Austria Slams Hungary Over Treatment of Refugees

Austria Slams Hungary Over Treatment of Refugees Austria Slams Hungary Over Treatment of Refugees

Austria’s chancellor criticized Hungary for its handling of the refugee crisis on Saturday, likening the country’s policies to Nazi deportations during the Holocaust, as refugees complained of their treatment in the eastern European country.

In an interview with German news magazine Der Spiegel, Austrian Chancellor Werner Faymann likened Hungarian Prime Minister Viktor Orban’s treatment of refugees to the Nazis’ deportation of Jews and others to concentration camps.

“Sticking refugees in trains and sending them somewhere completely different to where they think they’re going reminds us of the darkest chapter of our continent’s history,” he said.

Hungary dismissed Faymann’s comments as “utterly unworthy of a 21st century European leader” and summoned Austria’s ambassador.

Hungarian Foreign Minister Peter Szijjarto said the Austrian chancellor had been pursuing a “campaign of lies” against Hungary for weeks that made it harder to find a common European solution to the crisis.

  “They Put Us in Jails”

Saeed, a 25-year-old Syrian, was one of many refugees complaining about his treatment in Hungary. Speaking in the Austrian border town of Nickelsdorf, he said he had spent the last six days in Hungary, where he was taken to five camps and had to sleep standing up in an overcrowded room.

“They put us in jails. We were there for a week, so little food, one of these little breads in the morning and one at night ... Everyone has a cold because there is no heating or anything there,” he said.

“I escaped from Syria because I wasn’t treated like a person, like a human being there and I came to Hungary and I was treated like an animal,” he added.

Hungarian authorities were not immediately able to comment on the refugees’ complaints.

In an interview due to be published in the Sunday edition of Austrian newspaper Oesterreich, Faymann said: “It is unacceptable that refugees arrive from Hungary afraid, panicked, hungry and sometimes traumatized.”

Orban, a conservative populist always keen to undercut his main political rival, the far-right Jobbik party, has taken a tough stance during the crisis and told German newspaper Bild’s Saturday edition that refugees should be sent back once Hungary closes its borders on Sept 15.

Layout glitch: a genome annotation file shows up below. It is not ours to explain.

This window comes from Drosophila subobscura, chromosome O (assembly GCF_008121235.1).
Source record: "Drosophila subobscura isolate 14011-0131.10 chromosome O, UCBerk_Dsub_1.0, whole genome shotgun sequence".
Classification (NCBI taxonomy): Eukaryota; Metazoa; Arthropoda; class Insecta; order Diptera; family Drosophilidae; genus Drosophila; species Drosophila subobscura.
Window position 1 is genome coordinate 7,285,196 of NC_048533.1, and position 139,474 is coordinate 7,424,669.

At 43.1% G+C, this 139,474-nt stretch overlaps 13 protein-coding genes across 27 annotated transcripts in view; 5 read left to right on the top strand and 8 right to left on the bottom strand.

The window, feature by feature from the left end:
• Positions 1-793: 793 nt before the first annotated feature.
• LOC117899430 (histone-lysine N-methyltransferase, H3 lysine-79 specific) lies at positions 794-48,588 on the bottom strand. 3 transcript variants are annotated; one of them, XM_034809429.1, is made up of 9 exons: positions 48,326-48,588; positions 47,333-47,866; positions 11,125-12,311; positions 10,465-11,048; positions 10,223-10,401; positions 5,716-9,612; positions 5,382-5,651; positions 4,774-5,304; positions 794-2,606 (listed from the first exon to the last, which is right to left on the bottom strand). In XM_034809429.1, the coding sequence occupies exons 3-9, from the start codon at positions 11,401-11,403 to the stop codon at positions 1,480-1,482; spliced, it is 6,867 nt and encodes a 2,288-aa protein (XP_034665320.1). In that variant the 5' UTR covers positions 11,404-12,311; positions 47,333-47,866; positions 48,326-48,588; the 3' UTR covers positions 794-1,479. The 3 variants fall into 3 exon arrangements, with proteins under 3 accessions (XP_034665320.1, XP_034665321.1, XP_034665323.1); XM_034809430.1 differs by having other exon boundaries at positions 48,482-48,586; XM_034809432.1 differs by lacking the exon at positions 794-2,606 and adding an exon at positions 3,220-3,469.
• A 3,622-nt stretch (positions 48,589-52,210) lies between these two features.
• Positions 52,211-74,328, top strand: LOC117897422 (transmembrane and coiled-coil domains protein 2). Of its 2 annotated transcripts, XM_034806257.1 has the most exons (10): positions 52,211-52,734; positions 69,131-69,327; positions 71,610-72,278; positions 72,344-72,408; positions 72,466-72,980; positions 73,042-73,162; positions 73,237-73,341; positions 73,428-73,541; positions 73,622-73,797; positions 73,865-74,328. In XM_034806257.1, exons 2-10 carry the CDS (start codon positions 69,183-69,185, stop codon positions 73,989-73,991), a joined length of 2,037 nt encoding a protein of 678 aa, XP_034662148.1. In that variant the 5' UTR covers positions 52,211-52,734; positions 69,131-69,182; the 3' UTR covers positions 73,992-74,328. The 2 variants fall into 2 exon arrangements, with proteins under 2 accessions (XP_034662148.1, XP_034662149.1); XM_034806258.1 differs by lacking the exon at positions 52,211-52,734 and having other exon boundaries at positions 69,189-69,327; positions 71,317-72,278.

Asked where, he said: “Where they came from. These migrants are not coming to us from war zones but rather from camps in countries neighboring Syria like Lebanon, Jordan and Turkey. They were safe there.”

He said he would take a refugee family into his own home if he was sure this would not encourage others to come to Europe, adding that the continent would “perish” if it continued to take in millions of refugees.

  Munich Buckles Under Strain

In Munich, refugees are collected from train platforms by police and taken to the main hall, where volunteers–some of them wearing T-Shirts featuring the slogan “Refugees welcome”–give them bottles of water, fruit, nappies and clothes.

After a quick medical checkup, they generally board buses and are on their way to their emergency accommodation in Munich or elsewhere in Bavaria within an hour of arriving.

Christoph Hillenbrand, senior administrator of the Upper Bavaria district around Munich, said he had organized 5,000 emergency accommodation places for the night but he was concerned these would not suffice.

Germany is expecting to take in around 800,000 refugees this year and Foreign Minister Frank-Walter Steinmeier said on Friday that the country expected to receive 40,000 migrants this weekend.